Romanians open their homes, hotels to Ukrainian refugees and their pets

Foto: Facebook

Romanians living along the long border with Ukraine have opened their homes and guest houses to refugees and their pets  fleeing their country after Russia invaded Ukraine.

Exhausted and scared

Romanians in the hospitality sector and non-governmental groups rallied to help “hungry, tired, exhausted and scared” refugees reported.

People living in Vama Siret in the northwest, Suceava in northern Romania and Tulcea in eastern Romania have offered help either directly or on social media, reported.

“There is a kilometer-long line of people standing in twos waiting to enter Romania”  at Vama Siret, in the northwest.


On Thursday as the invasion started, thousands crossed into Romania at points along the 600-meter border. Some transited the country en route to other destinations.

Dozens arrived in Suceava which is close to the border. Fight for Freedom, a local NGO Said mothers and children.

Ukrainian authorities were stopping men aged 18-60 from leaving the country as they have been called up to fight.

Local Suceava businessman Ştefan Mandachi has opened his hotel to refugees.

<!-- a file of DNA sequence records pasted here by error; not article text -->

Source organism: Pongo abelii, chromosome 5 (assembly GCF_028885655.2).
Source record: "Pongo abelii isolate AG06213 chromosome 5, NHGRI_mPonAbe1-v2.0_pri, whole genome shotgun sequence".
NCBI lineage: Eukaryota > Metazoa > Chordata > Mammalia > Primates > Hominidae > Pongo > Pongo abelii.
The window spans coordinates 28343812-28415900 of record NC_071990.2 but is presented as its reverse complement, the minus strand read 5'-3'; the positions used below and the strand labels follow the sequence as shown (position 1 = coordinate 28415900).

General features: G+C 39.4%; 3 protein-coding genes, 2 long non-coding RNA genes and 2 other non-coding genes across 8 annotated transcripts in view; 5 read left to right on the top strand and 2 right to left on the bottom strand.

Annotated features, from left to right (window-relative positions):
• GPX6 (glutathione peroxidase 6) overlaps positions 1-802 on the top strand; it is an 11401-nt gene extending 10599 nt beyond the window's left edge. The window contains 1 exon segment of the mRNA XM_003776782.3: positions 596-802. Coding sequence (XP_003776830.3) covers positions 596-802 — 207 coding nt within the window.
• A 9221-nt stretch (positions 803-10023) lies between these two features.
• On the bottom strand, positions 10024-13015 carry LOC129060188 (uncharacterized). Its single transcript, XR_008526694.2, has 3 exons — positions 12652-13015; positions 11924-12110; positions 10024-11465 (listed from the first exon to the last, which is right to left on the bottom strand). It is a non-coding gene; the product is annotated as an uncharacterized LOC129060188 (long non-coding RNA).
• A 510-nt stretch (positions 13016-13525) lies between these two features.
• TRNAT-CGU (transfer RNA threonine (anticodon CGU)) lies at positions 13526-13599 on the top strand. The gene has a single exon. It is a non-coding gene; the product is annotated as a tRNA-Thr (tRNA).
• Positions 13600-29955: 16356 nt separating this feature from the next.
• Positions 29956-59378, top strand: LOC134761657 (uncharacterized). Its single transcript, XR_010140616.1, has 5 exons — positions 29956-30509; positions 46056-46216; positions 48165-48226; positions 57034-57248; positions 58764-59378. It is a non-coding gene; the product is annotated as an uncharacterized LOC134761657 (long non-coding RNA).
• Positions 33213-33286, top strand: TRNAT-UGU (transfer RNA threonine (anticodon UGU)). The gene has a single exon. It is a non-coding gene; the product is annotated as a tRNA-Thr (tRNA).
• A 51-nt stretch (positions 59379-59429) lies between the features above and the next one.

”I already have bookings at the hotel, including Ukrainians. But the priority now is  refugees, and (their) dogs and cats,” he said.  He is offering Ukrainians hot meals.


He said he was building kennels and areas for 40-50 animals. “We’ll find solutions for pets,” he said. A big events room at his hotel will be turned into a dormitory.

“I’ve never seen so many cars from Ukraine in my whole life. At Vama Siret it’s awful. Ukrainian men can’t leave, only women and children. They are crying and screaming,” he said.

There were scenes of refugees in cars, and others pushing toddlers in strollers. They have a suitcase, their papers, some clothes. They’ve left everything else behind in Ukraine, a man from the town of Chernivtsi old

False information

”There’s a lot of false information, a lot of panic. People want to get out,” said a Ukrainian woman married to a Romanian said.

She said she walked over the border carrying only her child and papers.

In the northwest Maramureş region, Ukrainians arrived on foot and in  their cars.

Sighetu Marmaţiei mayor Vasile Moldovan, told that NGOs were collecting food, medicine and clothes. Some locals offered their homes to people fleeing the war saying authorities weren’t yet prepared for an influx.

Hundreds of Ukrainians entered Romania on Friday at the Isaccea border crossing on the Danube in eastern Romania.

Hundreds of refugees flee Ukraine by boat to Romania


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